– the tensions between parent and child and their respective agendas when the latter is the research participant
– the fact that not all care-giver relationships are kind and caring ones with the potential for serious abuse

All this is true. But only a few of the fragments of the research story as told by carers surely?

When I listen to patients and their carers talk about their experiences in research, so much more seems to emerge about their relationship which is rich and potentially useful for how we design research in the future. How much more could we do to take care of carers when the going gets rough on a trial and ensure people stay the course? Perhaps we ought to have an information and consent sheet for carers as well that captures their concerns? Can they be important brokers of the idea of taking part in the first instance?

That’s certainly how I felt this afternoon after the public involvement session at the Eastern Region Celebrating Clinical Research Nurses conference in Newmarket. The rather brilliant panel of adults and children (Beth and Evan) spoke insightfully and constructively about many things. From the quality of information and the issues that extended family can have over a trial and how to manage this, to seizing back control from a system and the way medicine can work was a strong theme. The patient’s story and the carer’s story were not always different, but the accent and tone was. How we reflect this is the challenge?

The literature on carers of people in research seems poor, an unexplored area of inquiry? If I find any, I will post it. Most of what I have found looks at the motivations for patients and carers for going into a trial.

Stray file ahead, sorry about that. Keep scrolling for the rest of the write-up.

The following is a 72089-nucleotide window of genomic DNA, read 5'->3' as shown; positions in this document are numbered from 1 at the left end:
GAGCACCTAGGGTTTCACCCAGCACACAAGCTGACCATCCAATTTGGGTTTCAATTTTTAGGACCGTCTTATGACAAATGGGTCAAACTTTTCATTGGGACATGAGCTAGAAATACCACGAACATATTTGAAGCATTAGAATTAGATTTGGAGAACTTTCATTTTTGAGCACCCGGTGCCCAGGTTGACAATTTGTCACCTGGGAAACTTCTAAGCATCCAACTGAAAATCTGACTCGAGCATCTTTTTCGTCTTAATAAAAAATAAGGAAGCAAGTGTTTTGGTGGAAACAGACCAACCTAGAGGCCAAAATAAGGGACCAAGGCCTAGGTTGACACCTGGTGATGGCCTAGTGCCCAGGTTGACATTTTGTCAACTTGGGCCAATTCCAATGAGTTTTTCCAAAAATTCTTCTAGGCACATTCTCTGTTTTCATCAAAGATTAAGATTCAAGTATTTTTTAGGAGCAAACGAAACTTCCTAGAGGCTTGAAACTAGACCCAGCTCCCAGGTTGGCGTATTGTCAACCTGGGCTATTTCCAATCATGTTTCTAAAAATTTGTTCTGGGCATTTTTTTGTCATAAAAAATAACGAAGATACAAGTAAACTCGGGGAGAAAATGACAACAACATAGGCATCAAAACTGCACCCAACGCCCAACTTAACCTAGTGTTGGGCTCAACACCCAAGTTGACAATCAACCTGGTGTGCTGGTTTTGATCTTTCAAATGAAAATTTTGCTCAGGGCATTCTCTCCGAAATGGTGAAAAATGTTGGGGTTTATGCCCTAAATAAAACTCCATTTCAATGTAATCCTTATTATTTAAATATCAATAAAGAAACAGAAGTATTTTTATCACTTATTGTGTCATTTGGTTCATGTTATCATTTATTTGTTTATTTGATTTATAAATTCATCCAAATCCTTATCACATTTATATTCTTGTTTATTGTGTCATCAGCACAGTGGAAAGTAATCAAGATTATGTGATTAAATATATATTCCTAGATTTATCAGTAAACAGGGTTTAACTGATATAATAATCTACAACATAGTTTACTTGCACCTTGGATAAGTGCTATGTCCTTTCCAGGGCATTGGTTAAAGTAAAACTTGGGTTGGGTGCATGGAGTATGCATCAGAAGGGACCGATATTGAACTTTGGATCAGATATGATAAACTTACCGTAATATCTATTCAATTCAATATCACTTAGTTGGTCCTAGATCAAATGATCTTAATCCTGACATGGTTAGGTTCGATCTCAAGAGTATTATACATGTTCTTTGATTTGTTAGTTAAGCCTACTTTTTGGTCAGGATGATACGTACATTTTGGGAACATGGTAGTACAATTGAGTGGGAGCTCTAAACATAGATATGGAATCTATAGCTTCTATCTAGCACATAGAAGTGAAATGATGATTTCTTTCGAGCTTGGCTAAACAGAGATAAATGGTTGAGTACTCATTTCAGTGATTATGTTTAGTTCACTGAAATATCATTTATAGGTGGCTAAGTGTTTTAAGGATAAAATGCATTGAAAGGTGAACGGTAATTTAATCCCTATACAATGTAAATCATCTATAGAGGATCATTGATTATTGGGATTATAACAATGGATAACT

So it is good news that the Local Clinical Research Networks (LCRNs) have put ‘carer’ into the title of their work on public involvement. It is now called Patient, Carer and Public Involvement and Engagement. Or something like that.

But they are going to have to get their acts together. I want it to be more than just in their title. Surveys will only go so far. We need more carers to be involved in how we design and deliver research. They have as much right to be on panels or speak at conferences as patients themselves. Carer issues, concerns and experience must be part of the story they tell across NIHR.  They are also very much a gateway to participation for many as the Stroke Research Network has shown during its lifetime.

We are waiting.

Carers might actually make the difference between us achieving a million patients in research or not?

Here are some quick links and ideas of further information that my good colleagues at INVOLVE sent to me after I had posted the above.

If you have any projects looking at carers’ issues in research, you might want to submit something for this year’s INVOLVE conference on 26/7 November.   

Dementia and mental health seem to be the main conditions where there has been discussion about the role of carer involvement in research,  This looks interesting on the Mental Health Research Network (MHRN).   You might also want to check out what Norah Fry has done in the past with carers of people with learning difficulties

 

 

 

 

 

*not an official goal